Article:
Last Updated December 20th, 2021
Avian means bird and avian flu is caused by avian influenza Type A viruses. The name avian is given as the viruses causing the flu are generally noticed in wild aquatic birds, domestic poultry and many other birds and species. Typically, avian influenza viruses do not affect humans. But when humans come in contact with the highly pathogenic viruses like A(H5N1), it can lead to severe infections. According to a report by the World Health Organization, the virus A(H5N1) affected humans for the first time in 1997 during a poultry outbreak. And since, 60% of the people affected by A(H5N1) virus have died due to illness.
Definition of avian flu
Avian Flu, also known as avian influenza or bird flu, is a viral infectious disease that is caused by a virus called avian influenza. Birds like chicken, duck, goose, and turkey are most susceptible to avian influenza viruses. Most of the avian influenza viruses do not affect humans but some viruses like A(H5N1) and A(H7N9) have caused severe infections in humans which eventually leads to death.
What causes avian flu?
The most common cause of transfer of the virus is through contact. The virus can be transferred from bird to bird, bird to person as well as from person to person. The bird droppings, saliva, mucous and feces are all infected with the virus. Coming in contact with a dead bird infected with the virus is also a cause of transfer. These viruses enter the human body through the air or when the virus comes in direct contact with human eyes, mouth or nose. Though it is commonly believed that avian flu can be caused by consumption of poultry meat, it is not the case. If the poultry meat is cleaned and cooked thoroughly, they do not act as a source because the heat kills the viruses that cause the flu.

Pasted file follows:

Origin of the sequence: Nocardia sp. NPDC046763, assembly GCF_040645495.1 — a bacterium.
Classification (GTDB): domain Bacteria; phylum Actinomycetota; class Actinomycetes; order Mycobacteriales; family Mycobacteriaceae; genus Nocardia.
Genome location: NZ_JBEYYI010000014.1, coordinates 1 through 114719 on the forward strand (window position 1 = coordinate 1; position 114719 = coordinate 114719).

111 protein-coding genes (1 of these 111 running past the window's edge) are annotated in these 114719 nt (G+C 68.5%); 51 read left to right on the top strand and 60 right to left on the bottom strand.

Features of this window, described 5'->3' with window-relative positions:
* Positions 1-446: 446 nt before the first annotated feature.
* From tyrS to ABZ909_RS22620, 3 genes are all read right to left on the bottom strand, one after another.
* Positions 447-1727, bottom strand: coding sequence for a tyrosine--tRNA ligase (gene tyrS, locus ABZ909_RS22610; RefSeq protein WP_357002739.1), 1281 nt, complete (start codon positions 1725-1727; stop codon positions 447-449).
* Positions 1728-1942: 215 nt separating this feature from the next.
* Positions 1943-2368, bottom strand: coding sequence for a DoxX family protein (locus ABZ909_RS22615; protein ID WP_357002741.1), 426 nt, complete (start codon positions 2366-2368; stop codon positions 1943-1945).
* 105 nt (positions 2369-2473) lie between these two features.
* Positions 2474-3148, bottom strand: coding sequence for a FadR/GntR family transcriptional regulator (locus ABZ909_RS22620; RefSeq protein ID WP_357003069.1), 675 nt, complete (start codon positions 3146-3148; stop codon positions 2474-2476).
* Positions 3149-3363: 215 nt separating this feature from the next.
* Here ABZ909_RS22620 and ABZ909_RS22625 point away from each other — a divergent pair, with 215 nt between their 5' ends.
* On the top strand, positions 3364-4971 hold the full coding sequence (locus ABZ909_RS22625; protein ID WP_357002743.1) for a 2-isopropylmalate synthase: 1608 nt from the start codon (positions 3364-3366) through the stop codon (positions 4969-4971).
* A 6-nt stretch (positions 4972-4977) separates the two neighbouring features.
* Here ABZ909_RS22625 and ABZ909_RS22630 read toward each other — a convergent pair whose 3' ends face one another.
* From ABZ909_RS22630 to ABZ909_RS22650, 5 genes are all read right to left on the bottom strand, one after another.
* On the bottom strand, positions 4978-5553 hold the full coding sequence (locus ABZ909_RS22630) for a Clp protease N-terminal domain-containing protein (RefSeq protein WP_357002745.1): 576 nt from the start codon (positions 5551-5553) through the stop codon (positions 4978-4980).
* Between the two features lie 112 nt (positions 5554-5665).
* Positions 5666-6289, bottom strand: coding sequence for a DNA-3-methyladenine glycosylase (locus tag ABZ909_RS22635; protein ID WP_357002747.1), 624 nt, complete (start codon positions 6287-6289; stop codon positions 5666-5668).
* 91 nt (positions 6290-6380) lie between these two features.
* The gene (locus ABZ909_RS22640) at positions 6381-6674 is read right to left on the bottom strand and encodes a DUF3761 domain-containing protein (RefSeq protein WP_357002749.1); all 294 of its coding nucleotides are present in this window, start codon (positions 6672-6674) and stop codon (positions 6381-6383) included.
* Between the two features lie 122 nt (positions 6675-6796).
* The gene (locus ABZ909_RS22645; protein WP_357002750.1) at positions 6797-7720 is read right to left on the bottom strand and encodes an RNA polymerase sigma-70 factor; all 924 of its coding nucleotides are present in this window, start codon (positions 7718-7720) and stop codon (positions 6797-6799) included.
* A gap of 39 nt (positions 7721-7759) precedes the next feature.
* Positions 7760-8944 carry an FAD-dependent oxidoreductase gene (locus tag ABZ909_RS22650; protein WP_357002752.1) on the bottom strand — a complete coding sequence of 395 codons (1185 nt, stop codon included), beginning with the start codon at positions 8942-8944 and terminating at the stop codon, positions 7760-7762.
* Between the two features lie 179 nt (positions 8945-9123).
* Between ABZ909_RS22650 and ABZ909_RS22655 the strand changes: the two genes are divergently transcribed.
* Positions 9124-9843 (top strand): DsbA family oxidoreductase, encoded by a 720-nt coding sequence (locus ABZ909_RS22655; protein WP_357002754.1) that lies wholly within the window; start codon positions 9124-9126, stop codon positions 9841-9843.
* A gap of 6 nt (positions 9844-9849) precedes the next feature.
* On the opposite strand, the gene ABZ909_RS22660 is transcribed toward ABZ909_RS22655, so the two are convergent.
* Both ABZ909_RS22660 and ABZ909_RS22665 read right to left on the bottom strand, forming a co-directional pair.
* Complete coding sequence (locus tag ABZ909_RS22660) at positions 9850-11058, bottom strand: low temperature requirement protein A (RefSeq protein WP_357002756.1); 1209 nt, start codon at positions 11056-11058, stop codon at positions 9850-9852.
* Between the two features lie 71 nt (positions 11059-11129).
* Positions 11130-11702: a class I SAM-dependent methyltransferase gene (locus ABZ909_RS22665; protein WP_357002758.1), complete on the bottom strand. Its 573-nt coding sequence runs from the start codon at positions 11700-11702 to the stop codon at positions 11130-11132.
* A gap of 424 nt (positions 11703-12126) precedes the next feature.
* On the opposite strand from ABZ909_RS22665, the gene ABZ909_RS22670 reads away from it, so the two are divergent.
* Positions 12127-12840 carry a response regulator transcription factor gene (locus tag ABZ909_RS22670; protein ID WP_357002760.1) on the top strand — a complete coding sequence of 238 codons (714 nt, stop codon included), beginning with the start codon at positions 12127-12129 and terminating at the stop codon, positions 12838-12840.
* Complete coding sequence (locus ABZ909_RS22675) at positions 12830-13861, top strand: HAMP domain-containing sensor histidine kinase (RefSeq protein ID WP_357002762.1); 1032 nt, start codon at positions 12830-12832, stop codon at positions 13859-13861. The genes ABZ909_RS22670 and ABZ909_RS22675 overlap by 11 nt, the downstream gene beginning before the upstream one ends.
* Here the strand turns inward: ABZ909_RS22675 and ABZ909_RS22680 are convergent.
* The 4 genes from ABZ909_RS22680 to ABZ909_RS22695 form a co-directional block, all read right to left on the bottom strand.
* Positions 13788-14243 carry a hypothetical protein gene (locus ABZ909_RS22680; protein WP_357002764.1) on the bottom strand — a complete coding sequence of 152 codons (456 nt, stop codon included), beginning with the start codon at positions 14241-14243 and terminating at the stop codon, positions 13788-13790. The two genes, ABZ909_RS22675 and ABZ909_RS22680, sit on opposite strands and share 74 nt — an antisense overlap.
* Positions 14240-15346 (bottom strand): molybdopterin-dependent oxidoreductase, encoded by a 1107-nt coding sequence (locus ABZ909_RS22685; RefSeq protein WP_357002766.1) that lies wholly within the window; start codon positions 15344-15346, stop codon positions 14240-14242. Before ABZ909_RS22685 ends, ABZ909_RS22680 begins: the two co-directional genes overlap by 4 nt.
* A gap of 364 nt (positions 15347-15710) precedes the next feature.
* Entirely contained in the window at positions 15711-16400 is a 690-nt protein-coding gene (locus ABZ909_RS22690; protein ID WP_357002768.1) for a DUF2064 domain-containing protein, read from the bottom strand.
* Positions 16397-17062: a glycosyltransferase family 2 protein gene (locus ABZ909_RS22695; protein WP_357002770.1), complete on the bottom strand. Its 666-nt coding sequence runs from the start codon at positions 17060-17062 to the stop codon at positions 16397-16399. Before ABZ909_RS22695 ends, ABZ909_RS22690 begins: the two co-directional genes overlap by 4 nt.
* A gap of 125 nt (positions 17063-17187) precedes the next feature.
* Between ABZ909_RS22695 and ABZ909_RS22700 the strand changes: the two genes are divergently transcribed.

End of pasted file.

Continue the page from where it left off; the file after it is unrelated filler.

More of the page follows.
Symptoms of avian flu
After coming into contact with the virus, symptoms in humans start showing up within a week. The symptoms range from mild to severe. At the initial stages, the symptoms are mild and very similar to the normal flu. Progressively though, the symptoms like respiratory problems worsen and lead to death.
- Conjunctivitis – Infection of the outer membrane or inner lids of the eye.